The other day I went to a Renewables forum in Castlemaine. The local Federal member, Lisa Chesters, spoke followed by the State member Maree Edwards and they both referred glowingly to Renewable Newstead. Naturally enough they were followed by Geoff Park who then had the task of explaining the project. It is in the nature of the project that, at this stage, it is not precisely defined but Geoff’s explanation of three things that it isn’t is extremely helpful.

NUMBER ONE

It’s not about cutting the wires

A fair proportion of the press about us says it is. It is definitely not. Lisa Chesters spoke often of the “power sharing grid” and those wires of the local electricity distribution network are central to the project. The wires in the picture though, those of the electricity transmission network are a different matter.

Paying for these poles, and for the loss of electricity as it passes through the wires, can amount to 15% of the “socket price” on your bill. When locally generated power is shared it has this fraction added to its price. As the Australian energy market transitions towards more distributed generation less and less power will be being delivered from distant locations and the rules will change to better support the power sharing grid.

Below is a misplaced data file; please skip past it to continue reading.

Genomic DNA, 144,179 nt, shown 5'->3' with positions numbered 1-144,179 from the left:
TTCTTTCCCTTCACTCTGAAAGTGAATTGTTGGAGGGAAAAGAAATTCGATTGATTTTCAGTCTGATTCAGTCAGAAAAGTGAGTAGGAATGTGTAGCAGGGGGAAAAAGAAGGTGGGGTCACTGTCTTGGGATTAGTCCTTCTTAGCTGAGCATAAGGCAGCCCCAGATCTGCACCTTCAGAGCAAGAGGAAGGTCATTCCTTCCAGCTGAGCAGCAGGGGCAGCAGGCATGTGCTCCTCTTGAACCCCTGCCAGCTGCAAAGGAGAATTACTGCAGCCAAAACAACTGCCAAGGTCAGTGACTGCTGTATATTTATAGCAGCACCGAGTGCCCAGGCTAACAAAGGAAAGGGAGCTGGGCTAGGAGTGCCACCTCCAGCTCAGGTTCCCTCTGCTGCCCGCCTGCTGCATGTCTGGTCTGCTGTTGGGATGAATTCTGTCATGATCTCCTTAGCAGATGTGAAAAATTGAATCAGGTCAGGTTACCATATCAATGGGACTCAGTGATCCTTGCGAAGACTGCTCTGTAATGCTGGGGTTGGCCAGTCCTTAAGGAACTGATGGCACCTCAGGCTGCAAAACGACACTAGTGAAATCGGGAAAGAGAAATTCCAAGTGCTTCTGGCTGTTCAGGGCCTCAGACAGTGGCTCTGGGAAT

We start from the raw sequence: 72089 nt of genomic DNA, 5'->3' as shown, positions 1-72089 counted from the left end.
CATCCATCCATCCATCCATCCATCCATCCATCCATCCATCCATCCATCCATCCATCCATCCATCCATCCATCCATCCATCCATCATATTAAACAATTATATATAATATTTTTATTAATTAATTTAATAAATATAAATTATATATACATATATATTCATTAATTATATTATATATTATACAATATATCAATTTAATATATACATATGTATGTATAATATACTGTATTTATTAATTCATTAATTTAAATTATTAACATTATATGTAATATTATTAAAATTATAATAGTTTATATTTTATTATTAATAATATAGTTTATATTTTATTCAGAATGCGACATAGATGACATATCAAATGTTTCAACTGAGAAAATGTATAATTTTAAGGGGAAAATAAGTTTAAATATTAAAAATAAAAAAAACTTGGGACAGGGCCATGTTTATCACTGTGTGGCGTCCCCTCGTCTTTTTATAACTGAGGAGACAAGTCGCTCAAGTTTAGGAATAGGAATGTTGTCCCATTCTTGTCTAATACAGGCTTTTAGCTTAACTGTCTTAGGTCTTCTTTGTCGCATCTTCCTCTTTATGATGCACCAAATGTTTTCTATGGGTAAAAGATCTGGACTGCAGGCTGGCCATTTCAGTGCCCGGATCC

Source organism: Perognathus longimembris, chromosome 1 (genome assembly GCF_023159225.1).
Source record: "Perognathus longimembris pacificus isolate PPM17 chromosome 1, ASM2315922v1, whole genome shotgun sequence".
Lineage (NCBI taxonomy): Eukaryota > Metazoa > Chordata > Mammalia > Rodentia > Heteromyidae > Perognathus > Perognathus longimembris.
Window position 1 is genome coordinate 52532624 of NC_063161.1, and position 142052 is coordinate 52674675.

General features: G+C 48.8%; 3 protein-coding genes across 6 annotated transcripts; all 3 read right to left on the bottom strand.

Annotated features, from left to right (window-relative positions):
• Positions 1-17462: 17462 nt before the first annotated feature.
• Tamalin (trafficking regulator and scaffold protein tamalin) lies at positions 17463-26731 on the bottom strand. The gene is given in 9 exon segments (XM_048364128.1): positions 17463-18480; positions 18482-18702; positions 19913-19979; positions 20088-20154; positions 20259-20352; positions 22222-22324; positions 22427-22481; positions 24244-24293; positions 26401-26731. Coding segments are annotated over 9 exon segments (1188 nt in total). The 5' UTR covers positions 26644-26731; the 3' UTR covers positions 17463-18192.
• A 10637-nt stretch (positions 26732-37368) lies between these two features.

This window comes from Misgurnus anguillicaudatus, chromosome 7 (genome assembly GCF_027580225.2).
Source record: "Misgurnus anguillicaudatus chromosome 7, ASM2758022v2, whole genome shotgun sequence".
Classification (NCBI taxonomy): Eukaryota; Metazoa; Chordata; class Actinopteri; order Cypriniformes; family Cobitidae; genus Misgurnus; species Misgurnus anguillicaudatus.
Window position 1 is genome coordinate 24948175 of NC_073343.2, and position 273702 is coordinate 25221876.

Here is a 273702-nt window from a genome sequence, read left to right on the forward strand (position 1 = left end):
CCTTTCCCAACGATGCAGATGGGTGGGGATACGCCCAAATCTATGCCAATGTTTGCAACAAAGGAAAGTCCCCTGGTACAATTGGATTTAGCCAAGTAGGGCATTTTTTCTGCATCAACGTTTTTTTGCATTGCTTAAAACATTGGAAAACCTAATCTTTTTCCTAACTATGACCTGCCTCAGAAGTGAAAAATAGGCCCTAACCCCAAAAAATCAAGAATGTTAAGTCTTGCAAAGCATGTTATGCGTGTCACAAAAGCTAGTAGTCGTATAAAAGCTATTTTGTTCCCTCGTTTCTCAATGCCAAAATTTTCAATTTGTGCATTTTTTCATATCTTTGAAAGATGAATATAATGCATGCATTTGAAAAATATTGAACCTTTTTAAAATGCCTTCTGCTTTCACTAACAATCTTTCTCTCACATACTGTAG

It is no suprise that working with the local distribution company is so central to the project – Renewable Newstead is squarely in that space.

NUMBER TWO

It’s not about a solar farm

There are not any specific renewable generation proposals in this project. They will come later.

If the project succeeds later developments, of a more concrete nature, will take place in a far more favourable economic framework. For our neighbours at Hepburn Wind generation was not the biggest problem. Bringing their power to market was the hardest part.

NUMBER THREE

It’s not about climate change

Well it is and it isn’t.

It isn’t, because the things I’m writing about here are part of an enormous global transition to renewable energy. Around the world coal fired generation is dwindling and is being supplanted incredibly rapidly by renewable generation. What this leads to is settlement and stability in power prices as the transmission infrastructure, which has largely driven power prices upwards, become less central. This project will translate to better power prices and they make sense regardless of climate change.

It is, because less coal will be burnt and less old carbon will be released into the atmosphere.

Renewable Newstead is not a green flag waving movement. It speaks pragmatic common sense. A memory comes to mind from the earlier days when Home Energy Assessments were rolling out. Jason and I were sitting outside the supermarket spreading the word. We were accosted, by John a local resident, with cries of “bloody greenies”.  When Jason explained that, in fact, we were talking about lowering power bills John changed his tune.

 

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